Break the Rules: An honest talk with Chris Bussing

It might seem like everyone giving job advice is encouraging you to stay on the straight and narrow, fight your way up the ladder and follow the predetermined path. Chris Bussing, a mentor who currently lives in Boston and works in sales for Oracle is emphasizing how important it is to break the rules.

"If you’re a rule follower and mundane you’ll do well and maybe you’ll eliminate the outlier of doing poorly, but you’re less likely to be the person who makes a great change"- C.B.

Rule: You learn everything you need to know for your job in college.

Chris’ Take: I think college is great; you need a degree, and having a Georgetown degree really helped me network and is a large part in why I am at Oracle. But I think my strengths developed once I was out of college and the classroom in my own personal learning, developing my emotional intelligence, self-awareness, social-awareness, my relationship building skills, those became my strengths and that’s why I thought about going into sales and consulting. That fit really well with IT, just to give you a sense of how I got to where I am so I am not sure if this is still applicable or not to the audience you are trying to reach.

Rule: You should only major in something that leads directly to your career.

Chris’ Take: I was an economics major and Spanish minor and I don’t use what I studied at all.

Rule: If you have a good degree, it will make you a lot of money.

Chris’ Take: I think your degree will make you a living but what will make you extremely wealthy is your studying outside of the classroom that you do personally on your own.

Rule: You have to be out of school for a long time to become successful.

Chris’ Take: Graduated in 2015, interviewed in 2017.

Rule: You should avoid a job that relies on your weaknesses.

Chris’ Take: Sometimes what traits we have that may be seen as almost negative in most cases, our rough edges, are perhaps our greatest strengths and our greatest differentiators and perhaps if you can understand your strengths even your quirks and capitalize on them that’s what gives you the opportunity to really separate yourself. Embrace your rough edges if you want to be someone who makes a great change in the tech industry.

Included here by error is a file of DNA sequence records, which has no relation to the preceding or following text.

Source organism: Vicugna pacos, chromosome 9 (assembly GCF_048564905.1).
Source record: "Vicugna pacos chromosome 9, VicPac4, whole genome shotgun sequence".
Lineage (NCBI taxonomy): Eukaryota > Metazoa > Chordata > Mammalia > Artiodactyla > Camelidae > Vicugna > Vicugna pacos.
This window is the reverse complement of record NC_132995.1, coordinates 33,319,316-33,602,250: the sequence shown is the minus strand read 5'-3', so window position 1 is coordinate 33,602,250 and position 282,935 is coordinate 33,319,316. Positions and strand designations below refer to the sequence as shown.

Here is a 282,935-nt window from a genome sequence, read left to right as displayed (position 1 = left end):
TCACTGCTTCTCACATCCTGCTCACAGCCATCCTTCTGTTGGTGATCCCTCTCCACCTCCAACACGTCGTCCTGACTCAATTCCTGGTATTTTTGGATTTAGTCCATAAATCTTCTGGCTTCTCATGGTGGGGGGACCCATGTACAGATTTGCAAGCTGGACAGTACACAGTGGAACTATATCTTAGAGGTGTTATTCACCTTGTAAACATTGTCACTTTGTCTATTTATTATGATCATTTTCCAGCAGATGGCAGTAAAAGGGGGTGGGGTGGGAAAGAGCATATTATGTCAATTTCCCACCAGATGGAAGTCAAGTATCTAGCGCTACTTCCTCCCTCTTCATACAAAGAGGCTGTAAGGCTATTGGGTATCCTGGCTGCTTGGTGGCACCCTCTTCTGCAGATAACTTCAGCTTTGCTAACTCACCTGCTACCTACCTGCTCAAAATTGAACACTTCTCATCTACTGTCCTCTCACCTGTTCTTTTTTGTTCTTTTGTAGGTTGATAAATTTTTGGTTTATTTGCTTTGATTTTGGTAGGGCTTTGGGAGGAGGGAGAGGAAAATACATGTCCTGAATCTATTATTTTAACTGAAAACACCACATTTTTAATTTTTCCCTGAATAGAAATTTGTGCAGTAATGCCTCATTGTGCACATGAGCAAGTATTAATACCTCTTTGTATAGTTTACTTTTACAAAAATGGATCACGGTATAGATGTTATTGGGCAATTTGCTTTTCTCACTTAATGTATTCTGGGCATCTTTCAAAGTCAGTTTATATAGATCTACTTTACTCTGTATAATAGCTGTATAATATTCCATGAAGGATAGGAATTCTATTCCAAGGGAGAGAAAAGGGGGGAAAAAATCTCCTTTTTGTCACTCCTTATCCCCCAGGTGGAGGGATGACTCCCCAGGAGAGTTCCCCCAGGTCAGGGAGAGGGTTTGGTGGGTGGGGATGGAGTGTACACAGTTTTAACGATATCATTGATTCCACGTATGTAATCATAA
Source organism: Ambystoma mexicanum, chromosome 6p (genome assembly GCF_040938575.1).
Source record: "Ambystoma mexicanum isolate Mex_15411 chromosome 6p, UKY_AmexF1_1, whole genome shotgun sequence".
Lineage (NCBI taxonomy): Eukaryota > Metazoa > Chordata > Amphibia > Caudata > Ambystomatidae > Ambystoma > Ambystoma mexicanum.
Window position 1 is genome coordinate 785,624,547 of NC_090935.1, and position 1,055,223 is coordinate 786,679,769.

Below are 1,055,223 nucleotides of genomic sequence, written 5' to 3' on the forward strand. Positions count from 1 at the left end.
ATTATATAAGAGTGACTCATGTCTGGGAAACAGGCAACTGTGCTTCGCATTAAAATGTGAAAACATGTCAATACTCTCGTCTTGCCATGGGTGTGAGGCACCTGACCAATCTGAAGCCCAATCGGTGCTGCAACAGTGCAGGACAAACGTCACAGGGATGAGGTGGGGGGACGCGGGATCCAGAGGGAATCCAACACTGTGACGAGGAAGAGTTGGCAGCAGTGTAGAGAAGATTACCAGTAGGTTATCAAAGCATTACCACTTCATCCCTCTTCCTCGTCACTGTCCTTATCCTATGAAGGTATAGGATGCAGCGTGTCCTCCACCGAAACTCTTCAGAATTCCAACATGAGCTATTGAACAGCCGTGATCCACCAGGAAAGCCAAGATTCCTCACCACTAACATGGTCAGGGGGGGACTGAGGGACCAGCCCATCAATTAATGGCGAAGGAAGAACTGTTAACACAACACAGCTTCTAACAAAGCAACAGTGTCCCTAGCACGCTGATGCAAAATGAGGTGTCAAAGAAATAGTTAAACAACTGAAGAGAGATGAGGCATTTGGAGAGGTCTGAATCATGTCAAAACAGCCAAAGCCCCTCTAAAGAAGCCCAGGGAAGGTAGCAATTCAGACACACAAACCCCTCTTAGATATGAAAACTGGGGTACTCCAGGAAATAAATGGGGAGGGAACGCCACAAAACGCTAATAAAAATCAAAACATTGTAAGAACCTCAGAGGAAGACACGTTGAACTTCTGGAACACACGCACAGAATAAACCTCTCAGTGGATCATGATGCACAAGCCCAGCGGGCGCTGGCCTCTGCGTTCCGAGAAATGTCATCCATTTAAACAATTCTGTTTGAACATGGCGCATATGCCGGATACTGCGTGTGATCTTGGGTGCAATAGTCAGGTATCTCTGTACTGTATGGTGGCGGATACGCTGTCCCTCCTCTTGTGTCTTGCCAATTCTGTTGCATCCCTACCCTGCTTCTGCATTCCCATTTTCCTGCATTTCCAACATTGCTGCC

Rule: Sales (and other similar jobs) rely on you being sneaky and fibbing.

Chris’ Take: I have disarming sense of honesty, and it’s helpful in sales because I can take off the sales hat and come across the fellow human being. I break down that barrier between the customer and the sales guy.

Rule: The only way to achieve success in your career is to put EVERYTHING else on hold and work 24/7.

Chris’ Take: I would encourage people to make time for happiness and then you will succeed in whatever you do. So make time to be social, make time for your relationships, take time to workout, and take time to be mindful. There is so much out there that is more important than your job like happiness and that will spill over into your career.

Rule: If you fail, YOU are a failure.

Chris’ Take: I am a big believer in trial and error and our failures are our greatest teachers. Anyone that is successful is that way because they learned to fail. Lean into discomfort and be willing to put yourself out there and try new things.

“People think success brings you happiness and contentment but the formula is actually the other way around happiness and contentment will bring success.”- C.B.

So, next time you feel like the path is lying straight in front of you and you need to follow the “rules” to get from point A to point B, think of Mentor Chris. Break rules, take risks, even fail. It will make you a stronger person and a stronger leader.

Thank you, Chris, for your time and great advice.

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